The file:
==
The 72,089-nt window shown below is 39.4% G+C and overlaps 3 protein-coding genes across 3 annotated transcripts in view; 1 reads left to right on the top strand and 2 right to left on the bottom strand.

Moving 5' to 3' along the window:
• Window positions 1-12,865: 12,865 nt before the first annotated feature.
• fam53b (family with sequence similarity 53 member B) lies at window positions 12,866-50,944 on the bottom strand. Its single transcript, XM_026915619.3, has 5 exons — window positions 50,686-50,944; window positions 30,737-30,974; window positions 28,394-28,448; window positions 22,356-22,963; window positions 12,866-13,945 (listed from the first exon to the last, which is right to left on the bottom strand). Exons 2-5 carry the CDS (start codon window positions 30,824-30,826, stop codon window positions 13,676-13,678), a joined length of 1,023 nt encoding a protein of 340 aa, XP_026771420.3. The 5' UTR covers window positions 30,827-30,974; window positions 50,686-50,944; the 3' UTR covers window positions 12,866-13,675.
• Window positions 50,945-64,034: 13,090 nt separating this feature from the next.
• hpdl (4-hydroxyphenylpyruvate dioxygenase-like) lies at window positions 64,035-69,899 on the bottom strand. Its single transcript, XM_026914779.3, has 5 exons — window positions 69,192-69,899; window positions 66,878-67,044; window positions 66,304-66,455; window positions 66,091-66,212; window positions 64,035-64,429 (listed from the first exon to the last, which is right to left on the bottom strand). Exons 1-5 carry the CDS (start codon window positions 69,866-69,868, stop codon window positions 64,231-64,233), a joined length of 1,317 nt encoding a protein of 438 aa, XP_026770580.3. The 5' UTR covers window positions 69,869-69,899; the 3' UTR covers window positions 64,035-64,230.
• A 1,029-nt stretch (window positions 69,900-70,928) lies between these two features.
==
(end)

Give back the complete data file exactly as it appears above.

The 72,089-nt window shown below is 39.4% G+C and overlaps 3 protein-coding genes across 3 annotated transcripts in view; 1 reads left to right on the top strand and 2 right to left on the bottom strand.

Moving 5' to 3' along the window:
• Window positions 1-12,865: 12,865 nt before the first annotated feature.
• fam53b (family with sequence similarity 53 member B) lies at window positions 12,866-50,944 on the bottom strand. Its single transcript, XM_026915619.3, has 5 exons — window positions 50,686-50,944; window positions 30,737-30,974; window positions 28,394-28,448; window positions 22,356-22,963; window positions 12,866-13,945 (listed from the first exon to the last, which is right to left on the bottom strand). Exons 2-5 carry the CDS (start codon window positions 30,824-30,826, stop codon window positions 13,676-13,678), a joined length of 1,023 nt encoding a protein of 340 aa, XP_026771420.3. The 5' UTR covers window positions 30,827-30,974; window positions 50,686-50,944; the 3' UTR covers window positions 12,866-13,675.
• Window positions 50,945-64,034: 13,090 nt separating this feature from the next.
• hpdl (4-hydroxyphenylpyruvate dioxygenase-like) lies at window positions 64,035-69,899 on the bottom strand. Its single transcript, XM_026914779.3, has 5 exons — window positions 69,192-69,899; window positions 66,878-67,044; window positions 66,304-66,455; window positions 66,091-66,212; window positions 64,035-64,429 (listed from the first exon to the last, which is right to left on the bottom strand). Exons 1-5 carry the CDS (start codon window positions 69,866-69,868, stop codon window positions 64,231-64,233), a joined length of 1,317 nt encoding a protein of 438 aa, XP_026770580.3. The 5' UTR covers window positions 69,869-69,899; the 3' UTR covers window positions 64,035-64,230.
• A 1,029-nt stretch (window positions 69,900-70,928) lies between these two features.